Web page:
Schedule your creative time in advance, and, if you can, try to keep it in the same time slot. It can also help to have a dedicated space for your creative activity, so you won’t have to collect what you need every time.

Another thing that’s really helpful is to create accountability. Tell others about your plans, this will help you to go through with it. Why? We all want to be socially accepted, and accountability actually puts light social pressure on us to keep up our claim. You can create accountability partnerships with family members, friends, or online.

One of the most important strategies is to avoid distractions. Go somewhere quiet or put on headphones. Turn off your phone. Start with a tidy desk. Make sure you won’t be interrupted. Turn off your internet connection or go somewhere without internet. Get up at 5am. I’ve done all of these things in the past to ensure I can create in peace, and work without distractions.

Again, remove any obstacles that you might still feel. This is about you and your feelings. Don’t feel good enough? Are you afraid of making mistakes or not living up to your potential? Well, if you don’t do anything, you’ll never reach anything near your potential. Embrace the possibility that you mess up. It’s actually a part of the process through which you learn.

Lower your standards, and start anyway. Don’t feel like you have to deliver perfect work, just create something. Often, once you’ve actually started, these voices will fade as you immerse yourself into your work. So getting started is the most important thing. You can always edit what you created later, or start over with the knowledge of what you want to change. Mistakes and imperfection are actually the best path to creativity, as you learn from them and can give yourself the chance to choose the elements you want to include in your work in the future. Don’t view it as something static, but as a process. Allow yourself to create imperfect things.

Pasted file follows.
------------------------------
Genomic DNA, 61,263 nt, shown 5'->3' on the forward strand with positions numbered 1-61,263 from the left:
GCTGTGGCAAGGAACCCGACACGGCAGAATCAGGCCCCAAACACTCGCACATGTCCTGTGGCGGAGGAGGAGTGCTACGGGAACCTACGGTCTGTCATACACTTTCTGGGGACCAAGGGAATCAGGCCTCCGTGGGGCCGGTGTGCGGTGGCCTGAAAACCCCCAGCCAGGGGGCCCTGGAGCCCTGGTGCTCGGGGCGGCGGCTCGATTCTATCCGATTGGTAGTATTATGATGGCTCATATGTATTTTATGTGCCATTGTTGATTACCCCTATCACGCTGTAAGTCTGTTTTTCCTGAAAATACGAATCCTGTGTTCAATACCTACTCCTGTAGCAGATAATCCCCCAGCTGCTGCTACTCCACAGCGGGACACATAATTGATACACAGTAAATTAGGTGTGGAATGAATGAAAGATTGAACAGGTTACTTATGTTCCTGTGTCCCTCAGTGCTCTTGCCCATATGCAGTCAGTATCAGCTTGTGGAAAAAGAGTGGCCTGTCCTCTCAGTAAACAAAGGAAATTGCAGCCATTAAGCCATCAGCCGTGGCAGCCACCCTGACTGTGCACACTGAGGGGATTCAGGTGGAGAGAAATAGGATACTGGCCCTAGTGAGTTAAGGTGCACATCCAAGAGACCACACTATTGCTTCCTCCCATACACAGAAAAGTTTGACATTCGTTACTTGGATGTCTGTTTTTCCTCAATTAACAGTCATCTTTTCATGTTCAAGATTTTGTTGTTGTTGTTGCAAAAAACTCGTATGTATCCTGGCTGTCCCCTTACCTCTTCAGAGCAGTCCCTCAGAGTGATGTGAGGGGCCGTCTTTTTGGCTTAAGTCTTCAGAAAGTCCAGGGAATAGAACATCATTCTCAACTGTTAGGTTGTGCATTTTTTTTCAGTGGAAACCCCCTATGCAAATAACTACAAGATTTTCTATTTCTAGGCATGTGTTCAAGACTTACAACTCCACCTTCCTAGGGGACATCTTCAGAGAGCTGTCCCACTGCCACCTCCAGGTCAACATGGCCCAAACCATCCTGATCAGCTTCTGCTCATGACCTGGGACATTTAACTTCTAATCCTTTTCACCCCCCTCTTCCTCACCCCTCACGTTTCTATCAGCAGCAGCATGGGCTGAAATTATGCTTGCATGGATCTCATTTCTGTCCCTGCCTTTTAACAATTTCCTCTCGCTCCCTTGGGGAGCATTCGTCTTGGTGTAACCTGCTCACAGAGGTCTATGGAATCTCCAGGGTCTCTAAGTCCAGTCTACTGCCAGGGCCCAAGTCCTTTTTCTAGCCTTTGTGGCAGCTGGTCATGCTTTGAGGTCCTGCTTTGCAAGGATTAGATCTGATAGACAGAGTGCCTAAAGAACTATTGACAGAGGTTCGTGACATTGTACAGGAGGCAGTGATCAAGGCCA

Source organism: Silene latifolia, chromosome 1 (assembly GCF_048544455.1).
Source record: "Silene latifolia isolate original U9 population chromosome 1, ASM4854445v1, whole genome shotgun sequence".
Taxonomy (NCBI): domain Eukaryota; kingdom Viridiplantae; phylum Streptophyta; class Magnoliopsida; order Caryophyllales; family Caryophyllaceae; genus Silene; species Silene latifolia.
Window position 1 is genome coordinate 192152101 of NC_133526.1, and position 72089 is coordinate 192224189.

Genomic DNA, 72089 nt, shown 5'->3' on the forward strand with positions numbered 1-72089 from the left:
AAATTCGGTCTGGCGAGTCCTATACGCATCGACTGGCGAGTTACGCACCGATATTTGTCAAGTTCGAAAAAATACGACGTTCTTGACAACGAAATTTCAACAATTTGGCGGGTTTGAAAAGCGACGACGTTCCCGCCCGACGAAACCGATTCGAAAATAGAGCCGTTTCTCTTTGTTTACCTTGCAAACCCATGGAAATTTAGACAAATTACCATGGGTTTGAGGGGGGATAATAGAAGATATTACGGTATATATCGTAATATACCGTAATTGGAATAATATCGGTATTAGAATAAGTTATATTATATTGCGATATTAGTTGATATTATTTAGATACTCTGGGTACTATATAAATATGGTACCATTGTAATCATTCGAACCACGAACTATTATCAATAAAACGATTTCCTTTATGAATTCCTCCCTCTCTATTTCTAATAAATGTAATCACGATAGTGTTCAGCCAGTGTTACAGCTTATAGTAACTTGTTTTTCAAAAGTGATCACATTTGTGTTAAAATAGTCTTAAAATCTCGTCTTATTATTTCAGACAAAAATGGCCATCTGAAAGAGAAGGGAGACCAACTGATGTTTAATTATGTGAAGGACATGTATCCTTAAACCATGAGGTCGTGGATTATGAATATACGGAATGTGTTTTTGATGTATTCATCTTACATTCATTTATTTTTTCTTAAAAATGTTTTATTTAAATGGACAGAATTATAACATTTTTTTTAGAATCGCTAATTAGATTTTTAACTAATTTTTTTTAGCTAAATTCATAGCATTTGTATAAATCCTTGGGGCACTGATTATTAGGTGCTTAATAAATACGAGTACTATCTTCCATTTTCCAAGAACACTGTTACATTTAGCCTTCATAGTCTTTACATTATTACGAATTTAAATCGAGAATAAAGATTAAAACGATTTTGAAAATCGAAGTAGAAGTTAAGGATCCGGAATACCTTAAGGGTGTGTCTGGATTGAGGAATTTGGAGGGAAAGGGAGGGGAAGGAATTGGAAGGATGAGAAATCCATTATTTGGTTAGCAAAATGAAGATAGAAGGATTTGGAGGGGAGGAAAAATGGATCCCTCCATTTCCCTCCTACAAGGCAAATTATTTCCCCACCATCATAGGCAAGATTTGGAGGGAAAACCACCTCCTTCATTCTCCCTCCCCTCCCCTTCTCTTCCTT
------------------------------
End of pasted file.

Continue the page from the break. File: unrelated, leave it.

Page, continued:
I’ve been using these strategies in the past several years to constantly push myself to put out creative work every day. Most of the time, it works. On other days, it’s hard. But I always try to stick with them.

How do your approach your creative activities? Have you built certain habits around it? How do you approach mistakes? I’d love to hear your perspective. Let’s discuss!

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Lin

I enjoy various types of art so I have several different journals…a bullet journal for my monthly schedule, an experimental journal to explore different techniques, a gesture journal for working on various quick gestures to hopefully improve my observation skills as well as drawing skills, a book for drawing still life and daily items (pencil sharpeners, potato peelers, flowers, keys etc), a copying book where I try to copy someone’s work to figure out how they did it and why I like it (colors, shapes, shadows, subject matter, brush strokes etc) to help me develop my style by learning from them, zentangle/doodle book, a personal journal to express my feelings through art, a quote book to enter my favorite quotes along with a drawing or fancy lettering. It gives me plenty of options so I can always find something I want to work on whether it is for 5 min or 5 hours. I find it is the chance to chose an option depending on my daily mood that keeps me motivated to do art each day.

Lina S

I’ve been thinking about doing something similar but was undecided, so it’s been really helpful to me to read about your various journals. Thanks for sharing!

Anne

I love this idea of separate journals. I’ve been putting everything in one daily journal and this sounds much more organized and accessible for future reference. Thanks for sharing. And thank you, Julia, for a very helpful post!

I love this approach Lin, thank you so much for sharing it!

Susan Cardy